Thats where we are now in North America, including the Japanese OEMs. Meanwhile, the European Automobile Manufacturers Association has its own set of standards referred to as the ACEA Oil Sequences. In some ways they mirror the API system, but have seemingly many more categories currently active. In addition, European OEMs include brand-specific tests for their vehicles, which makes things more confusing.

To date, the Europeans havent demanded ACEA oils for their vehicles. On the other hand, Japanese OEMs prefer genuine oils in their market. These oils are not developed according to any general standard but are really OEM specific. General Motors has its own oil specification, Dexos, which is a worldwide standard for its vehicles. It is designed to be readily available to supply the same oil globally.

For many years, we have been able to maintain one system and one set of tests to cover North America and imports. However, with the advent of turbocharged gasoline direct injection engines, new classes of hybrids, different viscosity grades, additional tests from ACEA, OEMs and the overall complexity of the entire system, we are finding it almost impossible to improve oils in a timely manner.

By the time ILSAC GF-6 reaches its targeted introduction in 2020, it will have taken eight years to be completed. In the meantime, new engine developments may make GF-6 insufficient for the latest engine designs. Whats more, OEMs and European standards may have moved further ahead in creating another category development. If were lucky, we can take an API SN-Plus approach and add or update a test to capture a quantitative measurement of the needed improvements.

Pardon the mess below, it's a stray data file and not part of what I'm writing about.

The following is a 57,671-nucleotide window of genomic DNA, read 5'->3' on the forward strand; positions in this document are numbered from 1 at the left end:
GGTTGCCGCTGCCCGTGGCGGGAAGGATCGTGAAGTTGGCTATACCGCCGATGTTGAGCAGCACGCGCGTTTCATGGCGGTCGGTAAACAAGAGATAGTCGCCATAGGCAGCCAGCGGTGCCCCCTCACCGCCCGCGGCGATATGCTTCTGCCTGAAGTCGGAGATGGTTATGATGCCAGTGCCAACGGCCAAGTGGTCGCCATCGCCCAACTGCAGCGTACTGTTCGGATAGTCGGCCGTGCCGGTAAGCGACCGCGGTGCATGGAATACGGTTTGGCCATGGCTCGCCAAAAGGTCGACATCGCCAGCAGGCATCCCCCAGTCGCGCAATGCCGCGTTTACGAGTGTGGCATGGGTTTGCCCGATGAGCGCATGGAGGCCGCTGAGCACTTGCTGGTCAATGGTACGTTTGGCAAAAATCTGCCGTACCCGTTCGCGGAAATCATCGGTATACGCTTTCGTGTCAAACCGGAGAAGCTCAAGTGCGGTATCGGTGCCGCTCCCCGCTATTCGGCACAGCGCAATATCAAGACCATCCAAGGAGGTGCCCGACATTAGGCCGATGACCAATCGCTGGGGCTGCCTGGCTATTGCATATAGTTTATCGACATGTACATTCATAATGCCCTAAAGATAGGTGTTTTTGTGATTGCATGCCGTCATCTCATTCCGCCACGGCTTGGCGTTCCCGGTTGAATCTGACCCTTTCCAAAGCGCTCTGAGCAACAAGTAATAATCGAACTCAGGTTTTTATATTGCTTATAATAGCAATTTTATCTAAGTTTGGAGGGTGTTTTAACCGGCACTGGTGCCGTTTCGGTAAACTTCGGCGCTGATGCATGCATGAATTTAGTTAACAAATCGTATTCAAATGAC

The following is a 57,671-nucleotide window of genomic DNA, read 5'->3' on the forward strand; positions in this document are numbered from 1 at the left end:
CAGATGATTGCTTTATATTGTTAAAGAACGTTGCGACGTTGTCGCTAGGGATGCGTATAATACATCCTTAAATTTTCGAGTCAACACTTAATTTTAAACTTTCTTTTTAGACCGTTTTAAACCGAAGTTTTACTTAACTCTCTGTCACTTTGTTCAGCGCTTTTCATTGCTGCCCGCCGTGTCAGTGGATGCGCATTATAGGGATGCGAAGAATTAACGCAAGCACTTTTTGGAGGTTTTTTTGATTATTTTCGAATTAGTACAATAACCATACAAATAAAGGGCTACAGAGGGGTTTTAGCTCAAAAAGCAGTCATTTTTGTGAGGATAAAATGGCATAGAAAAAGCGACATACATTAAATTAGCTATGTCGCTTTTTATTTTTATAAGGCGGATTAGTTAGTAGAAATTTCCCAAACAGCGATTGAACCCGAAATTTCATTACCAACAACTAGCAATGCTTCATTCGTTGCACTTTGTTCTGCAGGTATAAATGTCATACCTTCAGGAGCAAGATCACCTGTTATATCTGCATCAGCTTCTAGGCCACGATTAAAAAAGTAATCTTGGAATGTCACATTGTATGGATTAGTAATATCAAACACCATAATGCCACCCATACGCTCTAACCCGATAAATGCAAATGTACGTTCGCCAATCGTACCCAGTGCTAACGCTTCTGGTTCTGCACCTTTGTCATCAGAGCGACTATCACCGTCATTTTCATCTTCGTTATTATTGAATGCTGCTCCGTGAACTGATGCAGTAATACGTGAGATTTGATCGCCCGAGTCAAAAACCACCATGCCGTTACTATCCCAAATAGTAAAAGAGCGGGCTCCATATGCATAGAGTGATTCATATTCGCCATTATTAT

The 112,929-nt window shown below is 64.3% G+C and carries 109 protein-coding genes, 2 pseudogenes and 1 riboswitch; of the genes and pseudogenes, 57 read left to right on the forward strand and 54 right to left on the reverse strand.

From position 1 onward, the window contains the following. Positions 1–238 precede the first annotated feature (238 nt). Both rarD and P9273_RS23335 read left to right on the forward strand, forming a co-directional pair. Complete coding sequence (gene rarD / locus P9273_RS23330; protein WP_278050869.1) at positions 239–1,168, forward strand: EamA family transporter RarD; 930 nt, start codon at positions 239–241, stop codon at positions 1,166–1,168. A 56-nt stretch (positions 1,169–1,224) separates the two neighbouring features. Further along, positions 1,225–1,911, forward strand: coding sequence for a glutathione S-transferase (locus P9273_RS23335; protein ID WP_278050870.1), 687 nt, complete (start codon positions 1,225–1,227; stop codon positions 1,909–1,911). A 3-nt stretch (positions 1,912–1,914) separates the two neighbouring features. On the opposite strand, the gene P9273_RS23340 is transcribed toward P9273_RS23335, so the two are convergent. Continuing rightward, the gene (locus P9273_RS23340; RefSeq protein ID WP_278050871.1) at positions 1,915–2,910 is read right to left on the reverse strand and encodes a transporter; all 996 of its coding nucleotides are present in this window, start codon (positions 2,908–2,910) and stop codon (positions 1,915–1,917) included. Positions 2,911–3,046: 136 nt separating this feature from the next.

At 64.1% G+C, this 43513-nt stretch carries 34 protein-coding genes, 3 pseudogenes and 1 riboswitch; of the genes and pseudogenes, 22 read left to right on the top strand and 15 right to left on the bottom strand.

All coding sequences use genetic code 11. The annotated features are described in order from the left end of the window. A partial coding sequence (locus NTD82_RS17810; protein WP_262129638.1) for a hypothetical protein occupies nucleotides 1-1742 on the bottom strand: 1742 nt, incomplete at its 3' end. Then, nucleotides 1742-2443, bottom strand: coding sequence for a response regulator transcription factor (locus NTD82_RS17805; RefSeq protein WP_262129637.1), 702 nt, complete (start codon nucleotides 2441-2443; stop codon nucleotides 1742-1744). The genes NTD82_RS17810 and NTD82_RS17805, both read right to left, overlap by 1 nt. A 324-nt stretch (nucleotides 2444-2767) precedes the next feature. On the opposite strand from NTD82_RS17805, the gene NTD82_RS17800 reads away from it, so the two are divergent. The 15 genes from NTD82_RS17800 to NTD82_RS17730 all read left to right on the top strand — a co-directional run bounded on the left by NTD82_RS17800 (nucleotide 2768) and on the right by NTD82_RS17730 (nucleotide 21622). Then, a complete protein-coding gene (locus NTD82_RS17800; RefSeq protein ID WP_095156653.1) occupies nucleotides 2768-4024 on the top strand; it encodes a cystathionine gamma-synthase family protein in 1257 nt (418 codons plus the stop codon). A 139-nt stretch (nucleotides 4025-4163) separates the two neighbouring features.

Heres where I think entropy is taking its toll. More chaos has been introduced by the proliferation of tests, categories, engine designs and engine oil formulations. What was once orderly and logical has become fragmented and seemingly resistant to coordination. Too much is being demanded of tests that are, at best, a single engine run in a specific cycle with limited correlation to the field. In point of fact, even though North America has been using E10 gasoline (fuel with 10 percent ethanol) for a number of years, none of the current or proposed engine tests use E10 fuel.

Base stocks have changed over time and will continue to change as refiners search for the most cost-effective methodologies while trying to supply the worlds oil needs. Additive chemistries are under the gun to improve or preserve performance while being more and more restricted in chemistry.

If low entropy involves order and efficiency, higher entropy increases disorder and a breakdown of efficient systems. Rust is a very visual indicator of increasing entropy. New steel shines, is strong and smooth. Rusted steel has lost its luster and become brittle. It seems to me our engine oil development processes are rusting.

There is a glimmer of hope, since entropy can be reversed in a small part of a closed system. I believe wed better start looking for the reverse gear-and soon.

Industry consultant Steve Swedberg has over 40 years experience in lubricants, most notably with Pennzoil and Chevron Oronite. He is a longtime member of the American Chemical Society, ASTM International and SAE International, where he was chairman of Technical Committee 1 on automotive engine oils. He can be reached at